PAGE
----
In 1988, when Rosalind Solomon first put up "Portraits in the Time of AIDS" at NYU's Grey Gallery, she was trying to combat the stigma of a new and particularly terrifying disease. Her previous works strove to bring people together. Seventies-era images of isolated people with their doll companions, images that garnered her major international, and early-80s exploration of memorial rituals in Guatemala, India, and the United States put the focus on commonality and humanity, an essential component in all her art. "When I began taking pictures, I wanted to understand how others coped with illness and the certainty of death," Solomon told me. "When I photograph people, I strip away my cultural and psychological armor." And her photographs in turn strip away her subjects's armor, revealing their inner selves.
So, in 1986, after having just finished a show on rituals at MoMA, and looking for a new topic, Solomon found herself thinking about the ongoing AIDS crisis and the comparison between AIDS patients, mostly gay men, and lepers. She wanted to change the conversation. "Instead of being nurtured, these were chastised. I wanted people to see and empathize with the individuals who were their relatives and neighbors," Solomon said in a recent interview. "I hoped that my pictures would help to raise awareness." Solomon wanted the public to see individuals, "not generic 'people with AIDS,' not hidden, but real, living and trying to survive."
Thomas Sokolowski, then-Director at Grey, wrote that the show was a cultural necessity. "As our awareness of [AIDS] grew through the accumulation of vast amounts of numerically derived evidence, we still had not seen its face. We could count it, but not truly describe it." Solomon's show was to tear back the conceptualization and give AIDS a human, relatable face. That was not what happened.
The show had "an unfortunate air of sensationalism," wrote Andy Grundberg at the New York Times. He admitted that sensationalism may have been unavoidable: "Given that these are among the first explicit AIDS pictures to appear in a gallery context, sensationalism seems a risk inherent in the very nature of the project." But he also lamented a "lack of consistent vision" and lack of "comprehension" that left the show "vulnerable to one of sensationalism's side effects, exploitation." ACT-UP agreed and protested the show, just as they did when Nicholas Nixon staged a similar show at MoMA that same year. But the pieces sparked a discussion, a key goal for Solomon, and for years her images have been used as touchstone in AIDS art critiques, particularly her portrayal of the family and the son. Writing in her 2010 book Not in This Family: Gays and the Meaning of Kinship in Postwar North America, Heather Murray notes that Solomon's image of a man and his parents, seen above, conveys "disjuncture and disorientation" while also showing the dying son's "need or perhaps right to be rooted in families." Like them or not, Solomon's images are seminal.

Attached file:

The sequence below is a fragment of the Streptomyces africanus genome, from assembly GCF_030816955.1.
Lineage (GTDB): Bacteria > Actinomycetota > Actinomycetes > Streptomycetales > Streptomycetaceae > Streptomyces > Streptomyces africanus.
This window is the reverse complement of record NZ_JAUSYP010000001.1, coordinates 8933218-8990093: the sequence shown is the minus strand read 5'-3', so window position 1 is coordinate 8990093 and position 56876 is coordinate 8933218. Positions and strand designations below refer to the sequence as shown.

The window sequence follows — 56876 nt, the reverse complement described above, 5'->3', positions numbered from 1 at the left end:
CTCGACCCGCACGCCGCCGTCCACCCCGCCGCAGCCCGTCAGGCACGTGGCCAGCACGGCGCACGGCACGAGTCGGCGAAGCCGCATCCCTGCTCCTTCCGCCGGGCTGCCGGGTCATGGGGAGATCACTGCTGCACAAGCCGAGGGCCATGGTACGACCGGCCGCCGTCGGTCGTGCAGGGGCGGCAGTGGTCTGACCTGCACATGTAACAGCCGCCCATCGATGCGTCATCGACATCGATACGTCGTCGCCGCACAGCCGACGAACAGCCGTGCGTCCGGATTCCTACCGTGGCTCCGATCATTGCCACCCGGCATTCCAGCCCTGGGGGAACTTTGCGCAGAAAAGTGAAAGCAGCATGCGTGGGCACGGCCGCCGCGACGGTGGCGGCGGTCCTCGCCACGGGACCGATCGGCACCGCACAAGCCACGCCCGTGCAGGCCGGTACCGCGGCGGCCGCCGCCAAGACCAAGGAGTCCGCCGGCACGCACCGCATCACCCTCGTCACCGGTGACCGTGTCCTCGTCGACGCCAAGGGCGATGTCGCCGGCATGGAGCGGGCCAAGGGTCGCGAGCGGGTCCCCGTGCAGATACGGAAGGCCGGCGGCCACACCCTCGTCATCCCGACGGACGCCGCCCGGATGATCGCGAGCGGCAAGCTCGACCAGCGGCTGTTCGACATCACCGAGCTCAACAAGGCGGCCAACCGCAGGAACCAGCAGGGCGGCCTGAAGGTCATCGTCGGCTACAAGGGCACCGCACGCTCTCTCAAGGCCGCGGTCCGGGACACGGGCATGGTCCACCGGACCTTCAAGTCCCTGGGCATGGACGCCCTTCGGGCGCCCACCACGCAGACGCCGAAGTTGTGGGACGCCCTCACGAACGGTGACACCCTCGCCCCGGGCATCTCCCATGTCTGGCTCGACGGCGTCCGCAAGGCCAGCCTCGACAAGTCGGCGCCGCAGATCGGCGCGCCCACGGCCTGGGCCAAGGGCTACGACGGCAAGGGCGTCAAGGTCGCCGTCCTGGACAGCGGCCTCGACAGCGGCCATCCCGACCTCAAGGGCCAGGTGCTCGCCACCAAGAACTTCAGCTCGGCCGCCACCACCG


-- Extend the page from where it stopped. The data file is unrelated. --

Now, twenty-five years since "Portraits" debuted, Bruce Silverstein Gallery in New York City is displaying those images once again, and they're just as affecting, though perhaps for different reasons. We've been inculcated with new knowledge about the retrovirus and people survive longer thanks to medical innovations, but these images remain a stark representation of a not-that-distant social stigma and serve as a reminder that millions around the world still suffer and also stand as a humbling testament of life's short time span.
As for whether or not you enjoy them, Solomon doesn't seem to care. "I cannot predict what others bring to my images," she said. "I am free in my expression. Others are free to experience my work and like it or not."
So, modern viewer, so worldly and well versed, are these pictures exploitative or full of empathy?